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Vacant lots abound in Mérida. Photo: Sipse

Mérida, Yucatán — So far this year, 63 property owners have been fined a combined 2.7 million pesos over vacant lots that were allowed to become dumping grounds.

Abandoned lots and properties have bedeviled city authorities for years, who for health, safety, public image and economic reasons, want owners to care for their properties.

The city has counted around 10,000 vacant lots, 600 of which have become clandestine landfills, writes Sipse.

Mauricio Díaz Montalvo, of the city Commission for Urban Development and Public Works, said that property owners are given a chance to clear their properties themselves before the city comes in and does the work.

But if that happens, the property owner will pay for the city labor and pay both a fine and higher property taxes. In fact, a homeowner’s property tax bill could practically triple, Mayor Mauricio Vila Dosal told Sipse.

More complicated are abandoned properties with deteriorating buildings.

Vila Dosal, interviewed by Diario de Yucatán after an event at La Mejorada Park, estimated there are 8,000-10,000 unoccupied properties, residential or otherwise, in the Historic Center.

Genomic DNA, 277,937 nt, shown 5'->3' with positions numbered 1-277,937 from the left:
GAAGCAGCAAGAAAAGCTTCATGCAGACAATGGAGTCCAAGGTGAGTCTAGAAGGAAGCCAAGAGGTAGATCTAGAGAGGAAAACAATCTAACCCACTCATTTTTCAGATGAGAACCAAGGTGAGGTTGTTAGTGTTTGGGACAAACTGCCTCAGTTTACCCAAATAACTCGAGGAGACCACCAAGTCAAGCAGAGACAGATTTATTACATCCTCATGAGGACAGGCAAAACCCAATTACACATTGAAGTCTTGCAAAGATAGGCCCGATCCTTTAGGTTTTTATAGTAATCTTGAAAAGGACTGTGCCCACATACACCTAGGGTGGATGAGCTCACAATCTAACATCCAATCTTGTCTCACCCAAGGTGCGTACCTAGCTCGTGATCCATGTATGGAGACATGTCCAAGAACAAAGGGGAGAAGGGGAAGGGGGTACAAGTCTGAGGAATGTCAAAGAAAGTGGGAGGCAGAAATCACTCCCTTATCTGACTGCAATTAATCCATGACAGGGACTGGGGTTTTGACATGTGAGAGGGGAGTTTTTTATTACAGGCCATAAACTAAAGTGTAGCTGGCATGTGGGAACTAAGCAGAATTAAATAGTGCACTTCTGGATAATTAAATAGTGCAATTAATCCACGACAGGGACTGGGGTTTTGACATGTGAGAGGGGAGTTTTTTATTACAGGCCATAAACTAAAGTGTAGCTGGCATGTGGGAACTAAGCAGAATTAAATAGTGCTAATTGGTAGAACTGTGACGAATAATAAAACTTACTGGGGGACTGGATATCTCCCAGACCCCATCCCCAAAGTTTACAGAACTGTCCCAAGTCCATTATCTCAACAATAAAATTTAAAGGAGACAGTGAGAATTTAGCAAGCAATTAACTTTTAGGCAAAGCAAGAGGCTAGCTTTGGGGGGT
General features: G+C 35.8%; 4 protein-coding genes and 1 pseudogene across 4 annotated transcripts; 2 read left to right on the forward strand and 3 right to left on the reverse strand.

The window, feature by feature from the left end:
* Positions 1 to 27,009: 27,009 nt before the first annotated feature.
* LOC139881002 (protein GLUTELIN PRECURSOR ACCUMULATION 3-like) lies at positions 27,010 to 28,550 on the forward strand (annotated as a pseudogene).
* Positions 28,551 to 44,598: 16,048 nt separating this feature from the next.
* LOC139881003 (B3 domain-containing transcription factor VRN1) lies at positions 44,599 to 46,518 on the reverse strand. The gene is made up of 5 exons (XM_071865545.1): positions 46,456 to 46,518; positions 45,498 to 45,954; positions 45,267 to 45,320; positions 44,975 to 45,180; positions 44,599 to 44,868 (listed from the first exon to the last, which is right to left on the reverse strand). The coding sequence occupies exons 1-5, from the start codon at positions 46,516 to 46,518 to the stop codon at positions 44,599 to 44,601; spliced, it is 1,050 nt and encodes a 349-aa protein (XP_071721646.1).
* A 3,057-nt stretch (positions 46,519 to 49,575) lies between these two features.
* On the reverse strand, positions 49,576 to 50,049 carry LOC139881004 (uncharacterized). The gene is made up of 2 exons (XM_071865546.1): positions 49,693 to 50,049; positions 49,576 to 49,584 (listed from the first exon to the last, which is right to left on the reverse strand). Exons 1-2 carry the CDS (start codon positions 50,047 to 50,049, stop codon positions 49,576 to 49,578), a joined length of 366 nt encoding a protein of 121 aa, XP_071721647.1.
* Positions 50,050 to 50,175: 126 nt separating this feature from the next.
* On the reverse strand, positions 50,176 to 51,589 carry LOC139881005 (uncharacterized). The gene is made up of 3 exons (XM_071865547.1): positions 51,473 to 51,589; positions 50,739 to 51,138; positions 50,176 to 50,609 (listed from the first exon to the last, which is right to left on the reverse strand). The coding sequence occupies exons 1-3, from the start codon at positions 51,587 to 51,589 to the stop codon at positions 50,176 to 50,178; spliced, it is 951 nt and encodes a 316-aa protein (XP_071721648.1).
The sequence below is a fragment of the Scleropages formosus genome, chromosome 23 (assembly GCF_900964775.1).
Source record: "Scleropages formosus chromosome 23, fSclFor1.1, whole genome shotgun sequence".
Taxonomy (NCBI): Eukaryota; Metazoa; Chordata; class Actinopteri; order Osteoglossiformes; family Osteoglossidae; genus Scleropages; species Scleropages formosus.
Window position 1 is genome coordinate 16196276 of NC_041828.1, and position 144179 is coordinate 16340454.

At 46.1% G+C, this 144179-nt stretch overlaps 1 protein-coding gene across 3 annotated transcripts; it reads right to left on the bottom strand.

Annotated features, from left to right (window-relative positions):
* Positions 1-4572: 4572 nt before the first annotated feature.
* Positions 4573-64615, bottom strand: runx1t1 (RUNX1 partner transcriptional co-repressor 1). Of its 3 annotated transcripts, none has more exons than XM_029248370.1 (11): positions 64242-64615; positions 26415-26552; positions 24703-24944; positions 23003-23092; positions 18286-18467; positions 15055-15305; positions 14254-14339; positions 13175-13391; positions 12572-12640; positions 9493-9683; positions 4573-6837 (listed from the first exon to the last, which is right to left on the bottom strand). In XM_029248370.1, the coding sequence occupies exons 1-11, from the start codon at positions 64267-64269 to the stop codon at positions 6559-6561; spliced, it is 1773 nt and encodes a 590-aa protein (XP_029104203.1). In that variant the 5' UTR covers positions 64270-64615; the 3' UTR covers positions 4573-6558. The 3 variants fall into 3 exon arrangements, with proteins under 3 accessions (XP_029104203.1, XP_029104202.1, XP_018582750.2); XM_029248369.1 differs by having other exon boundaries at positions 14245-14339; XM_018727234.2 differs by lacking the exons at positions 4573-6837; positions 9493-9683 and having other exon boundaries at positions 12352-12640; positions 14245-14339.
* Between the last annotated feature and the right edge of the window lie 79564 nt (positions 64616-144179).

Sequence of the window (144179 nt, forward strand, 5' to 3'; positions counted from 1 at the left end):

Rubble lies on the sidewalk in front of an abandoned house on Calle 47. Photo: Diario de Yucatán

A two-story house on Calle 47 between 60 and 62 is alarming neighbors because pieces of it could fall on the busy street, used by motorists to access the Paseo de Montejo.

Two other buildings in similar circumstances are at Calle 52 and 71. Again, they become not only an illegal dumping ground, but often a refuge for squatters.

“We have to do something, but now,” said a neighbor.

When it rains the house starts to drop stones, said the employee of a tailor’s shop in front of the house on 47, saying he has witnessed pedestrians struck by then.

“Of course there is fear of a collapse … Every day children, adults and a lot of vehicles pass through this street,” said the worker, who in his 20 years in the shop, has watched the property’s gradual decline.

The city has a challenge tracking down absentee owners living outside the city, often in another country.

Roberto Reyes Pérez, an architecture professor at the state university of Yucatán, urged a mechanism to rescue heritage homes.

Authorities have the jurisdiction to expropriate these buildings and intervene, but if the city does not have the resources to buy or rescue them, a financing program must be established, he said.

Sources: Sipse, Diario de Yucatán, Desde el Balcón

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